Do social security benefits, pensions, and retirement accounts get divided during a divorce?

18May

Do social security benefits, pensions, and retirement accounts get divided during a divorce?

social security

Article by Daniel A. Levy, Esq.

When I represent a client during a divorce case I am frequently asked about dividing assets, which is known as “equitable distribution.” Basically, that’s a fancy word for the court dividing the assets in a way that is fair. It sometimes means that property is split 50/50, but not always. Especially with clients that are more advanced in their careers, I am asked about social security benefits, pensions, and/or retirement accounts, and how that would be divided during a divorce.

Retirement assets are considered as assets subject to equitable distribution between spouses during a divorce. New Jersey courts have found Defined Benefit Plans such as pensions to be subject to equitable distribution. Often, federal government pensions such as military retirement pay are subject to equitable distribution.

It is very routine for a court to divide a pension plan or retirement account. This is done in a similar way that other marital assets are divided, but with a small twist. As a court of equity, the judge in a divorce case has to ask what is fair – in other words, what percentage of a pension should the other spouse receive? This is sometimes an easy question to answer, but not always. For very short marriages, the judge could easily rule that the other spouse is not entitled to any percentage. For a long term marriage, the judge would normally say that the value of the plan should be split 50/50. For medium-length marriages, it may be a different percentage. In any event, here is the twist: Whatever that percentage is, the receiving spouse is only entitled to that percentage as of the date that the complaint for divorce was filed. And if there were significant contributions before the marriage started, those contributions may not be subject to equitable distribution.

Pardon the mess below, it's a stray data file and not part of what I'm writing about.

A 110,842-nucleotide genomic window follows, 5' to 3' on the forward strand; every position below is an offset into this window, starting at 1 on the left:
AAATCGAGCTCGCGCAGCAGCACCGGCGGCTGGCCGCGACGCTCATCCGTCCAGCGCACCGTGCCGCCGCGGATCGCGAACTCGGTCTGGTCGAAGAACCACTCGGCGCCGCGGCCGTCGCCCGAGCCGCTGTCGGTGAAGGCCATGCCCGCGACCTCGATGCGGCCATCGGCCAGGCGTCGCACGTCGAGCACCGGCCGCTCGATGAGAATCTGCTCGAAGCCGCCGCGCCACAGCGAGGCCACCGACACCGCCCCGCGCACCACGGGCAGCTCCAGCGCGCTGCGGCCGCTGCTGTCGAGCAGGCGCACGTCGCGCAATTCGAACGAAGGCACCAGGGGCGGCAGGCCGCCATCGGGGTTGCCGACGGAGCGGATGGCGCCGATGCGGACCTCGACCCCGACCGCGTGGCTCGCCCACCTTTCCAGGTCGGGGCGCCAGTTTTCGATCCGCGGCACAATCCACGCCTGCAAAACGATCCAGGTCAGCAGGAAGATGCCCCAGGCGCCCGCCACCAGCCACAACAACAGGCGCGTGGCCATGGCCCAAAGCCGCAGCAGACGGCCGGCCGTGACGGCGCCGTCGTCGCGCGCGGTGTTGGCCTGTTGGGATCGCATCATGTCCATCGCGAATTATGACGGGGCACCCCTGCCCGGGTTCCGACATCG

A lay person cannot calculate the value of the account; you would need an expert to make that calculation. Essentially, they would figure out the value that the receiving spouse is entitled to and also figure out what the receiving spouse should receive either today as a lump sum, or in the future when the paying spouse retires. This would then be incorporated into something that is called a Qualified Domestic Relations Order (“QDRO”, pronounced ‘quadro’). Once the judge signs the QDRO, it is delivered to the manager of the retirement plan.

With Social Security benefits, things are very different. If you get divorced will you receive a portion of your spouses social security benefits? The short answer is ‘maybe.’ The reason for this is that Federal law preempts New Jersey State law and the Federal law makes it very clear that Social Security benefits cannot be transferred, assigned, garnished, or taken from the beneficiary in any way. See 42 USC 407. New Jersey courts have therefore declined to consider Social Security benefits part of the marital estate that is subject to equitable distribution. Therefore, if you are getting divorced you cannot get a QDRO to divide the Social Security benefits like you can with other retirement benefits.

However, a spouse can collect social security benefits – even if they never worked – based upon their ex-spouse’s income, but there are restrictions. You can only do this if you are unmarried, 62 or older, and your ex-spouse’s benefits are greater than the amount that you would be entitled to. In such a case, you could collect 1/2 of your ex-spouse’s benefit. But you would lose this benefit if you re-marry.

There is very little caselaw in New Jersey about this topic. Recently, New Jersey’s alimony laws changed and encouraged courts to look at a paying spouse’s full income picture at the time of retirement. Will Social Security benefits be taken into account when modifying alimony at retirement? Will the availability of Social Security benefits for one spouse and not the other factor into other equitable distribution analyses? There are many questions, and unfortunately, not many answers.

Posted by Daniel Levy  Posted on 18 May 
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